In July, a 1963 Topps Ken McMullen rookie card sold on eBay for over $150,000. It was a beautiful specimen graded by 9 by PSA. For those of you who don’t know who Ken McMullen is, he signed with the LA Dodgers right out of high school and debuted in 1962 as a 20 year old. McMullen wrapped up his career with the Milwaukee Brewers in 1977. His career statline boasted a .248 average with 156 home runs.
So why is his rookie card so expensive? Because he shared it with 3 other guys.
Recognize any of the names?
Throughout the years, player collectors have been burdened with their favorite player’s rookie card being overcrowded with other players. Nolan Ryan
Cal Ripken Jr.
Among many, many others.
I don’t know about you, but if I were a card company, I’d totally brady-bunch the heck out of these cards. This card would have been perfect for it!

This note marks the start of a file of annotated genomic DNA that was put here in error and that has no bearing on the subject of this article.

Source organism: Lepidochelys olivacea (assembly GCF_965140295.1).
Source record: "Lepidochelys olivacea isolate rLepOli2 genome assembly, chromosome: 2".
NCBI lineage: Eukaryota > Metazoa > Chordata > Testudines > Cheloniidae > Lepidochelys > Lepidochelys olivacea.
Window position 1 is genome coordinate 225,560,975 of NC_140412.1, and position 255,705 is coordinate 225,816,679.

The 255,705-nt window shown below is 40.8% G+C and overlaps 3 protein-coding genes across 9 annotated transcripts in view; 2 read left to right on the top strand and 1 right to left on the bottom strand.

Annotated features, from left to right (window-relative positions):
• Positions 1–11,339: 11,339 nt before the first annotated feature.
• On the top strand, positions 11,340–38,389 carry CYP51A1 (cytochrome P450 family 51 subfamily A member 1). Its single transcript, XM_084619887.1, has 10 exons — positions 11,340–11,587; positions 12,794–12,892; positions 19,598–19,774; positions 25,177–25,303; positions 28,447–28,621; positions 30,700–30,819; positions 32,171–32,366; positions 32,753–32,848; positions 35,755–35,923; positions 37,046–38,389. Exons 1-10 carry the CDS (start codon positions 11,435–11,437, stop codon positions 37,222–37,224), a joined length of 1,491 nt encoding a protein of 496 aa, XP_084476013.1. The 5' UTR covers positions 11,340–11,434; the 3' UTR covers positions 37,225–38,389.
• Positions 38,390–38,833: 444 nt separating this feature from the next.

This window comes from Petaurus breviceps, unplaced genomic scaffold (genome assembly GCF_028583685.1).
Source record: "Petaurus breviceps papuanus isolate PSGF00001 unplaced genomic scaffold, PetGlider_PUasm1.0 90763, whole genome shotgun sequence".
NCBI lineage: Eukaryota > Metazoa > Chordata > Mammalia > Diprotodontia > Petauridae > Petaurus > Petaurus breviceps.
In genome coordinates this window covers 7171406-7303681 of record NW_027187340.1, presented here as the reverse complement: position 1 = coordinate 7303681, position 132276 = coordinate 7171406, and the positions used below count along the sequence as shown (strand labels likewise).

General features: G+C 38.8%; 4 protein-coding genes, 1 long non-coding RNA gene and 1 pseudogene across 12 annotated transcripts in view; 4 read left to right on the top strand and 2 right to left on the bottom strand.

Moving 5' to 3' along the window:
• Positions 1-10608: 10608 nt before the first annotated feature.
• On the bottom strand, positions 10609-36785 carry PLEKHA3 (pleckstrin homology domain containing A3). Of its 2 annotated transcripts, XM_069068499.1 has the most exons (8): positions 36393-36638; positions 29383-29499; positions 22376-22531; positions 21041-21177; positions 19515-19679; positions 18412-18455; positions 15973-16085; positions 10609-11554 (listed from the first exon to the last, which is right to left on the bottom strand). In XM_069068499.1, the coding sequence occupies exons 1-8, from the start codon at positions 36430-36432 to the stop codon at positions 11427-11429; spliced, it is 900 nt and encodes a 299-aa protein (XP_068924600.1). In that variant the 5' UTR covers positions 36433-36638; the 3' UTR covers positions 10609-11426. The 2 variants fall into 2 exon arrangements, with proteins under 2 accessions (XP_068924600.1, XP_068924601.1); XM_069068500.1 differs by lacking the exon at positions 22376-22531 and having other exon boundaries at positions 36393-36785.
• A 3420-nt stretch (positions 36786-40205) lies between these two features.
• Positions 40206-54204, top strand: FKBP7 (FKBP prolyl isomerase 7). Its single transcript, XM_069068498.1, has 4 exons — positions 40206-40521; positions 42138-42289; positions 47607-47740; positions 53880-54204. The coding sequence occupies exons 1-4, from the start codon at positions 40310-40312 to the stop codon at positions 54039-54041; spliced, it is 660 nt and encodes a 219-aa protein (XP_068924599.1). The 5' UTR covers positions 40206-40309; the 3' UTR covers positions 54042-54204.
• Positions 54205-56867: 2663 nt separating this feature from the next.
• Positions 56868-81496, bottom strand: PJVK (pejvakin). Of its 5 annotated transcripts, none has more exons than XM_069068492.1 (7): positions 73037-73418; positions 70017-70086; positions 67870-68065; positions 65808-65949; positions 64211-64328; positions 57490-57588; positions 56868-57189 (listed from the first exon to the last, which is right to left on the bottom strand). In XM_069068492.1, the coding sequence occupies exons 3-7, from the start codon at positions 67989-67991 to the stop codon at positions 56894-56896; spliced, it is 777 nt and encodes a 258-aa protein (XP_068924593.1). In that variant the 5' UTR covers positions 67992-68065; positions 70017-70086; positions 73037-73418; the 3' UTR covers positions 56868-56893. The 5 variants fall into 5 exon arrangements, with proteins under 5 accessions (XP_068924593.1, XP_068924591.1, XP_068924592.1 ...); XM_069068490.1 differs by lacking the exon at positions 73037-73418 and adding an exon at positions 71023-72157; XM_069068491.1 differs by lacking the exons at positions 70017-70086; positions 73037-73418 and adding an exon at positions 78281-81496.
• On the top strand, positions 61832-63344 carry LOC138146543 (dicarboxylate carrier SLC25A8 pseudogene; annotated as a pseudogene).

Wouldn’t you? It sure would make for a much more interesting card, that’s for sure.
Anywho, I’ve been thinking about how these cards could be made better. Not that I’d hack up any REAL iconic rookie cards or anything 😉 I am talking about reproductions, and make them high-end pieces. Topps has done a number of things, like produce cards that never were, or blatantly just blowing up a small sliver of the star from a multi-rookie card and making it its own.
My thoughts: What about replacing the other non hall of fame players with premium relic pieces? Here are a few ideas:
1963 Topps Pete Rose 3x Patch/Bat/Cleat card:
The 1968 Topps Nolan Ryan Game Used Patch card:
1973 Topps Mike Schmidt 2x Bat/Patch
1982 Topps Cal Ripken Jr. 2x Patch/Glove
Personally, I think collectors would fall in love with these. I know I would. Here are some pics of them staged in one-touches (my personal favorite!)
What vintage multi-player relic card like the above do you think would be awesome?